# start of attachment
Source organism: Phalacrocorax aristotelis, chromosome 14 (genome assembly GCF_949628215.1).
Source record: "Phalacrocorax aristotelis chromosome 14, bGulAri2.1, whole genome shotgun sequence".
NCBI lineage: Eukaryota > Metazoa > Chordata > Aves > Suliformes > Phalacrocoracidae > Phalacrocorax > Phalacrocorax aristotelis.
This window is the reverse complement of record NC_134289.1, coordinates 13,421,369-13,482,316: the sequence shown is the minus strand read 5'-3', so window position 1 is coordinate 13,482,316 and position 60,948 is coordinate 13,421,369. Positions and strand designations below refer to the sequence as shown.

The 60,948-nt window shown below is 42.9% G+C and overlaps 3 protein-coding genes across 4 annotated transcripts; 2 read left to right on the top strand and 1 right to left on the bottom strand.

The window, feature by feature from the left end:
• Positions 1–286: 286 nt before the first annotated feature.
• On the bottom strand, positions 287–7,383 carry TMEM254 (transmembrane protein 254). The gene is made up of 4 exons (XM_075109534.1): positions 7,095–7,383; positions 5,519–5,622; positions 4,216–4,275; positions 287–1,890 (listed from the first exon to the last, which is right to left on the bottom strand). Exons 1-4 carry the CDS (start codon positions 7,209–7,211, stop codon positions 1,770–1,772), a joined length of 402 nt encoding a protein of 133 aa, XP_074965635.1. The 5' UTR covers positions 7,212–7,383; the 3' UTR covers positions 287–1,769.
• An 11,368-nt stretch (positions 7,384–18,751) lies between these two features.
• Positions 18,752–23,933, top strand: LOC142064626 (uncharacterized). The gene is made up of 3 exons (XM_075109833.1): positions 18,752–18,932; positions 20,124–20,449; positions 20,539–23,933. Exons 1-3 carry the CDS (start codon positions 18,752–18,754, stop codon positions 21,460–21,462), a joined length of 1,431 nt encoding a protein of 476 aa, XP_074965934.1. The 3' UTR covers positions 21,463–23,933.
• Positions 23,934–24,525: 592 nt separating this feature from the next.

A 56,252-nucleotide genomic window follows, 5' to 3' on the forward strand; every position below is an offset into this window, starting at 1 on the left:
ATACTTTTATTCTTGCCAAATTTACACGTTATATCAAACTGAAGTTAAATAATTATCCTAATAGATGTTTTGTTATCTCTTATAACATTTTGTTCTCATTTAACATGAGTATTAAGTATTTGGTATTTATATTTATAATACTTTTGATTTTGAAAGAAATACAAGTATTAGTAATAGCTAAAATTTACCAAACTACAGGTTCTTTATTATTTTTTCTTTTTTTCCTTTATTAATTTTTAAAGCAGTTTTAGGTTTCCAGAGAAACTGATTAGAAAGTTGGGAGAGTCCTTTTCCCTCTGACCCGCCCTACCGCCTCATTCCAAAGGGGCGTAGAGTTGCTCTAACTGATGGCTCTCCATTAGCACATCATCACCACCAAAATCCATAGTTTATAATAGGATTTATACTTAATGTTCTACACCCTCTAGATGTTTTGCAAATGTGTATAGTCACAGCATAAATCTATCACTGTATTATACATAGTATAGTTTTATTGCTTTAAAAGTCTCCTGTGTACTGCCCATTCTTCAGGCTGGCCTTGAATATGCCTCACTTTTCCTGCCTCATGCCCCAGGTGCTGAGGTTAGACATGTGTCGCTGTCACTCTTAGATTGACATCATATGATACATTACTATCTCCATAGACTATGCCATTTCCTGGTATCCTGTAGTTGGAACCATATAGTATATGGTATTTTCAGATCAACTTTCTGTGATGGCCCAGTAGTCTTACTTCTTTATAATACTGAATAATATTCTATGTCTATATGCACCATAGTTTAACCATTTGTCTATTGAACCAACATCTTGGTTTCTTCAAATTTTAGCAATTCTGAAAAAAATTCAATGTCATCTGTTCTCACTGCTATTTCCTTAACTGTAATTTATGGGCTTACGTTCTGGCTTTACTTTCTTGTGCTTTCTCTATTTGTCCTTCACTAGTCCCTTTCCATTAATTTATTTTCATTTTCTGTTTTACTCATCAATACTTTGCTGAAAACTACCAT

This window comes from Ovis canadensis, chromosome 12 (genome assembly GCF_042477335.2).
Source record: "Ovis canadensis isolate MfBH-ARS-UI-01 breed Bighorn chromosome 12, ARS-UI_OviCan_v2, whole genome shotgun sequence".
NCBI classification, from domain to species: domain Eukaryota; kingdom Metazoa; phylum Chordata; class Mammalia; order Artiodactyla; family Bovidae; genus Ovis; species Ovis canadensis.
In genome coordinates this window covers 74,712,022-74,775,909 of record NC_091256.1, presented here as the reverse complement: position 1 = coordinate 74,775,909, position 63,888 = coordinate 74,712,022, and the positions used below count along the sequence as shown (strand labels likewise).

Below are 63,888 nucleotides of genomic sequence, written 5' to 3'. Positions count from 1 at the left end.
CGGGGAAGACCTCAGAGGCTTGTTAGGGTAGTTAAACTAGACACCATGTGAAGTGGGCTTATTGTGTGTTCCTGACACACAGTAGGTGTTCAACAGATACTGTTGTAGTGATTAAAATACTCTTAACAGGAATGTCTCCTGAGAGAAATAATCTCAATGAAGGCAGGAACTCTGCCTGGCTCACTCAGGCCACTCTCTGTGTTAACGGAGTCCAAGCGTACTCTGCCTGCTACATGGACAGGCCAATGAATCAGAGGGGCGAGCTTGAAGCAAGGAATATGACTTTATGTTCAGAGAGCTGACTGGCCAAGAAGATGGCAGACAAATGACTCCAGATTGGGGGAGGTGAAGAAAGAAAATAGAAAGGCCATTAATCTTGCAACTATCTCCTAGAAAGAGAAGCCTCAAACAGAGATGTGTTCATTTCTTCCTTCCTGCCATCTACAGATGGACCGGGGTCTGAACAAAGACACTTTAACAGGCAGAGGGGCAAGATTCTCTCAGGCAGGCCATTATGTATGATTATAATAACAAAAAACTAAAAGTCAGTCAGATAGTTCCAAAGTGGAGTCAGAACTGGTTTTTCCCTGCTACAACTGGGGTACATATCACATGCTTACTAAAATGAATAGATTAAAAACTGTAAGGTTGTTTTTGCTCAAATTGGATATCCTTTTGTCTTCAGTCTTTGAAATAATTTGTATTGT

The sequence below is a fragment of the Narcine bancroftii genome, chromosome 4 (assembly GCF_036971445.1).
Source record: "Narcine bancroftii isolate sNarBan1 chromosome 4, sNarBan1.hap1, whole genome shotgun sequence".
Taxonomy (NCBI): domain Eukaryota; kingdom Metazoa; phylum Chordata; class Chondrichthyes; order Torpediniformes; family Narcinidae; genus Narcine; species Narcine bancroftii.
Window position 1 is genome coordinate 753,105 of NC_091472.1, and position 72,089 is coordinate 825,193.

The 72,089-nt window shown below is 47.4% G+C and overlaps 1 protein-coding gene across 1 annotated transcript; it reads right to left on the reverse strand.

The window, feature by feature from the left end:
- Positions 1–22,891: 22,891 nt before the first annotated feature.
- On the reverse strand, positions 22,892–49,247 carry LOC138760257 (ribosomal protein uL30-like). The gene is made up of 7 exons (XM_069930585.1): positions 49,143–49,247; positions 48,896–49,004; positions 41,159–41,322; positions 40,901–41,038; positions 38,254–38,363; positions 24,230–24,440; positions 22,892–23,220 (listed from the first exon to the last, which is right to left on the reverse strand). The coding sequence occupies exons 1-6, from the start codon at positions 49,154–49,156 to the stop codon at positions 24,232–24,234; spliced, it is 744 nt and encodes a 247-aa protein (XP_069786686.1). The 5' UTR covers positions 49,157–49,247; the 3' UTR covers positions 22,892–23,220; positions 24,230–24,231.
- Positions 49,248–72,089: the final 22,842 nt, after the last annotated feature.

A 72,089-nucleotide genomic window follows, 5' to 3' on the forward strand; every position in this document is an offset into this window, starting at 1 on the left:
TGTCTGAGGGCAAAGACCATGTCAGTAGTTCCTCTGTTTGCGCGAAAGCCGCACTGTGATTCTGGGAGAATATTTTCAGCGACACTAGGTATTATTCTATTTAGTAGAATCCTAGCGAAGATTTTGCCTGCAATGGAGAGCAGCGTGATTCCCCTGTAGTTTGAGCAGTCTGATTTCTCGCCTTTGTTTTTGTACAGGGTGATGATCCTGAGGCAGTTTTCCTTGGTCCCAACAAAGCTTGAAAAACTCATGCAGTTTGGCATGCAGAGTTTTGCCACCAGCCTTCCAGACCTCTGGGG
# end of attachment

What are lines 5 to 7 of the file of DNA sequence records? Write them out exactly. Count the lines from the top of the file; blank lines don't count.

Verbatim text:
The 60,948-nt window shown below is 42.9% G+C and overlaps 3 protein-coding genes across 4 annotated transcripts; 2 read left to right on the top strand and 1 right to left on the bottom strand.

The window, feature by feature from the left end:
• Positions 1–286: 286 nt before the first annotated feature.